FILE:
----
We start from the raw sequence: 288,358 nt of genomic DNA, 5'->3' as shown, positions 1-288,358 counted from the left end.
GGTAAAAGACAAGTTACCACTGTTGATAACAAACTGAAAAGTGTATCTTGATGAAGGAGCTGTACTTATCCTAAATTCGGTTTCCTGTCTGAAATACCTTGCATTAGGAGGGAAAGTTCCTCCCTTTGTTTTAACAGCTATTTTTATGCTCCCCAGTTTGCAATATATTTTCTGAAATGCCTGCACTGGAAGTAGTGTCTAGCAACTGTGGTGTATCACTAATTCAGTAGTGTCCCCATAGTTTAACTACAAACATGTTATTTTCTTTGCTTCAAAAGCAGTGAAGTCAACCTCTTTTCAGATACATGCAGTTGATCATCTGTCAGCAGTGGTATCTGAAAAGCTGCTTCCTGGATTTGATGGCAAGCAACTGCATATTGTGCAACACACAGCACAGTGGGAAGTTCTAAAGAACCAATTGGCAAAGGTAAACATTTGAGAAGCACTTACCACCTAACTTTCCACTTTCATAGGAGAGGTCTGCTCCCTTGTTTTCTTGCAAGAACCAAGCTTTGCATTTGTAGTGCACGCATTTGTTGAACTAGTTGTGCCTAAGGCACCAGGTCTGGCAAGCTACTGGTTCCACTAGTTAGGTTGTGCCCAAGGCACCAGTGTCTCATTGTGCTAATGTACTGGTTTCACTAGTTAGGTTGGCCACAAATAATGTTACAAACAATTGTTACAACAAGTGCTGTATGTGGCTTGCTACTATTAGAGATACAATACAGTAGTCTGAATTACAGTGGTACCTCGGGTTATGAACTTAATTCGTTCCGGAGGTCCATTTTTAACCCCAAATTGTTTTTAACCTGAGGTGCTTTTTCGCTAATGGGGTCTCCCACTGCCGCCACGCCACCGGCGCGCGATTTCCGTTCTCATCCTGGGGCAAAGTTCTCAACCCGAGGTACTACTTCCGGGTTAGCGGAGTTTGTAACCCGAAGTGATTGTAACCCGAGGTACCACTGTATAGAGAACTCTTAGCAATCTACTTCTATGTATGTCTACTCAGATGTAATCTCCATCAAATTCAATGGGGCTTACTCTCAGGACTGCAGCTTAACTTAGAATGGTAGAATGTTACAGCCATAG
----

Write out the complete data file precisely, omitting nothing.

We start from the raw sequence: 288,358 nt of genomic DNA, 5'->3' as shown, positions 1-288,358 counted from the left end.
GGTAAAAGACAAGTTACCACTGTTGATAACAAACTGAAAAGTGTATCTTGATGAAGGAGCTGTACTTATCCTAAATTCGGTTTCCTGTCTGAAATACCTTGCATTAGGAGGGAAAGTTCCTCCCTTTGTTTTAACAGCTATTTTTATGCTCCCCAGTTTGCAATATATTTTCTGAAATGCCTGCACTGGAAGTAGTGTCTAGCAACTGTGGTGTATCACTAATTCAGTAGTGTCCCCATAGTTTAACTACAAACATGTTATTTTCTTTGCTTCAAAAGCAGTGAAGTCAACCTCTTTTCAGATACATGCAGTTGATCATCTGTCAGCAGTGGTATCTGAAAAGCTGCTTCCTGGATTTGATGGCAAGCAACTGCATATTGTGCAACACACAGCACAGTGGGAAGTTCTAAAGAACCAATTGGCAAAGGTAAACATTTGAGAAGCACTTACCACCTAACTTTCCACTTTCATAGGAGAGGTCTGCTCCCTTGTTTTCTTGCAAGAACCAAGCTTTGCATTTGTAGTGCACGCATTTGTTGAACTAGTTGTGCCTAAGGCACCAGGTCTGGCAAGCTACTGGTTCCACTAGTTAGGTTGTGCCCAAGGCACCAGTGTCTCATTGTGCTAATGTACTGGTTTCACTAGTTAGGTTGGCCACAAATAATGTTACAAACAATTGTTACAACAAGTGCTGTATGTGGCTTGCTACTATTAGAGATACAATACAGTAGTCTGAATTACAGTGGTACCTCGGGTTATGAACTTAATTCGTTCCGGAGGTCCATTTTTAACCCCAAATTGTTTTTAACCTGAGGTGCTTTTTCGCTAATGGGGTCTCCCACTGCCGCCACGCCACCGGCGCGCGATTTCCGTTCTCATCCTGGGGCAAAGTTCTCAACCCGAGGTACTACTTCCGGGTTAGCGGAGTTTGTAACCCGAAGTGATTGTAACCCGAGGTACCACTGTATAGAGAACTCTTAGCAATCTACTTCTATGTATGTCTACTCAGATGTAATCTCCATCAAATTCAATGGGGCTTACTCTCAGGACTGCAGCTTAACTTAGAATGGTAGAATGTTACAGCCATAG